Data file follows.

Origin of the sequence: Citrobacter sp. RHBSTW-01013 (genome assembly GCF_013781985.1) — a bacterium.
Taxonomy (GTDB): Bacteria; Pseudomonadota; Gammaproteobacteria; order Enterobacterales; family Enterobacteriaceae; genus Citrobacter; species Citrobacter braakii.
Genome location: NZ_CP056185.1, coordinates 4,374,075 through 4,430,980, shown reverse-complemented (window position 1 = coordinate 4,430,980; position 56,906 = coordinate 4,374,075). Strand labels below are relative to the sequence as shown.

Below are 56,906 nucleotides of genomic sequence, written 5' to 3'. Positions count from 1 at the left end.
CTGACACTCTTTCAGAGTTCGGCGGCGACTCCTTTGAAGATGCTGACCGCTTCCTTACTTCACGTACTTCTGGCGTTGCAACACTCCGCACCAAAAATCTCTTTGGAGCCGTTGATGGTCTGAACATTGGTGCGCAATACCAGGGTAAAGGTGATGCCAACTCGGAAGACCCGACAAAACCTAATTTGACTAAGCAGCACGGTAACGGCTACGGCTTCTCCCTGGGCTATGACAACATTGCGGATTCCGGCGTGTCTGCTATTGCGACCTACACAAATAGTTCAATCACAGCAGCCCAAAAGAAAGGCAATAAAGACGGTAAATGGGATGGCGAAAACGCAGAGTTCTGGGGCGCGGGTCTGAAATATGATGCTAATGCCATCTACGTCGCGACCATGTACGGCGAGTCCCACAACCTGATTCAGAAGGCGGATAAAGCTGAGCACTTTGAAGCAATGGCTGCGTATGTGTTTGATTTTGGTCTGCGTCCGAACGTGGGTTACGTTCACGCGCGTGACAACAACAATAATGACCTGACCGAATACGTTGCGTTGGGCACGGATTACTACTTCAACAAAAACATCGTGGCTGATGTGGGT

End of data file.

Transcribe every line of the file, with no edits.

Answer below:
Origin of the sequence: Citrobacter sp. RHBSTW-01013 (genome assembly GCF_013781985.1) — a bacterium.
Taxonomy (GTDB): Bacteria; Pseudomonadota; Gammaproteobacteria; order Enterobacterales; family Enterobacteriaceae; genus Citrobacter; species Citrobacter braakii.
Genome location: NZ_CP056185.1, coordinates 4,374,075 through 4,430,980, shown reverse-complemented (window position 1 = coordinate 4,430,980; position 56,906 = coordinate 4,374,075). Strand labels below are relative to the sequence as shown.

Below are 56,906 nucleotides of genomic sequence, written 5' to 3'. Positions count from 1 at the left end.
CTGACACTCTTTCAGAGTTCGGCGGCGACTCCTTTGAAGATGCTGACCGCTTCCTTACTTCACGTACTTCTGGCGTTGCAACACTCCGCACCAAAAATCTCTTTGGAGCCGTTGATGGTCTGAACATTGGTGCGCAATACCAGGGTAAAGGTGATGCCAACTCGGAAGACCCGACAAAACCTAATTTGACTAAGCAGCACGGTAACGGCTACGGCTTCTCCCTGGGCTATGACAACATTGCGGATTCCGGCGTGTCTGCTATTGCGACCTACACAAATAGTTCAATCACAGCAGCCCAAAAGAAAGGCAATAAAGACGGTAAATGGGATGGCGAAAACGCAGAGTTCTGGGGCGCGGGTCTGAAATATGATGCTAATGCCATCTACGTCGCGACCATGTACGGCGAGTCCCACAACCTGATTCAGAAGGCGGATAAAGCTGAGCACTTTGAAGCAATGGCTGCGTATGTGTTTGATTTTGGTCTGCGTCCGAACGTGGGTTACGTTCACGCGCGTGACAACAACAATAATGACCTGACCGAATACGTTGCGTTGGGCACGGATTACTACTTCAACAAAAACATCGTGGCTGATGTGGGT